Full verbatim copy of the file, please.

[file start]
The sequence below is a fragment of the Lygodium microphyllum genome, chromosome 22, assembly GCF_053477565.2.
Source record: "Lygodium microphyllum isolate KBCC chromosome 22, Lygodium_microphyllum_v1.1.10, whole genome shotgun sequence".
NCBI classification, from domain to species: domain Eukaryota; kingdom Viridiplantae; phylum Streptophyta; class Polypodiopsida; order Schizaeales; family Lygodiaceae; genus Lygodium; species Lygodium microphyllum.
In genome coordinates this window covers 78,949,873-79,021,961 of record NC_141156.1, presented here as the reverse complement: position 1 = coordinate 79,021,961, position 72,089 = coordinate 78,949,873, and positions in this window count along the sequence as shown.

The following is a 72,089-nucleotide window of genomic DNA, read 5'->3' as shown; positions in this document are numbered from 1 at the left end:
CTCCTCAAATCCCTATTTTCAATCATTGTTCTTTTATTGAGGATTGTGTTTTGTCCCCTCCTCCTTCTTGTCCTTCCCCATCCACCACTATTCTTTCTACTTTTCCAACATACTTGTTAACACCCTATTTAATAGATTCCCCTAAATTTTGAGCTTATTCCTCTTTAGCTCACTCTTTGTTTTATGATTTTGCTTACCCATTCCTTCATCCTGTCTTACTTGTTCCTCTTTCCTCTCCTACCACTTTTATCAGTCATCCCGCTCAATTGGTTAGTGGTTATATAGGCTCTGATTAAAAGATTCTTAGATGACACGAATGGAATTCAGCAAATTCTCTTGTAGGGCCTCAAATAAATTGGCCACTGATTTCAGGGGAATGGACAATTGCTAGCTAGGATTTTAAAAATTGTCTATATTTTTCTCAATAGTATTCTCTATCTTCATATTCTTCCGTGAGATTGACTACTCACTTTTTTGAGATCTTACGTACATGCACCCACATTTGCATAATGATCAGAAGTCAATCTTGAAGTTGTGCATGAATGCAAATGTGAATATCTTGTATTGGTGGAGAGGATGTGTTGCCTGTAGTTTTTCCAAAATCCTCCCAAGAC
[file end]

The sequence below is a fragment of the Lygodium microphyllum genome, chromosome 22, assembly GCF_053477565.2.
Source record: "Lygodium microphyllum isolate KBCC chromosome 22, Lygodium_microphyllum_v1.1.10, whole genome shotgun sequence".
NCBI classification, from domain to species: domain Eukaryota; kingdom Viridiplantae; phylum Streptophyta; class Polypodiopsida; order Schizaeales; family Lygodiaceae; genus Lygodium; species Lygodium microphyllum.
In genome coordinates this window covers 78,949,873-79,021,961 of record NC_141156.1, presented here as the reverse complement: position 1 = coordinate 79,021,961, position 72,089 = coordinate 78,949,873, and positions in this window count along the sequence as shown.

The following is a 72,089-nucleotide window of genomic DNA, read 5'->3' as shown; positions in this document are numbered from 1 at the left end:
CTCCTCAAATCCCTATTTTCAATCATTGTTCTTTTATTGAGGATTGTGTTTTGTCCCCTCCTCCTTCTTGTCCTTCCCCATCCACCACTATTCTTTCTACTTTTCCAACATACTTGTTAACACCCTATTTAATAGATTCCCCTAAATTTTGAGCTTATTCCTCTTTAGCTCACTCTTTGTTTTATGATTTTGCTTACCCATTCCTTCATCCTGTCTTACTTGTTCCTCTTTCCTCTCCTACCACTTTTATCAGTCATCCCGCTCAATTGGTTAGTGGTTATATAGGCTCTGATTAAAAGATTCTTAGATGACACGAATGGAATTCAGCAAATTCTCTTGTAGGGCCTCAAATAAATTGGCCACTGATTTCAGGGGAATGGACAATTGCTAGCTAGGATTTTAAAAATTGTCTATATTTTTCTCAATAGTATTCTCTATCTTCATATTCTTCCGTGAGATTGACTACTCACTTTTTTGAGATCTTACGTACATGCACCCACATTTGCATAATGATCAGAAGTCAATCTTGAAGTTGTGCATGAATGCAAATGTGAATATCTTGTATTGGTGGAGAGGATGTGTTGCCTGTAGTTTTTCCAAAATCCTCCCAAGAC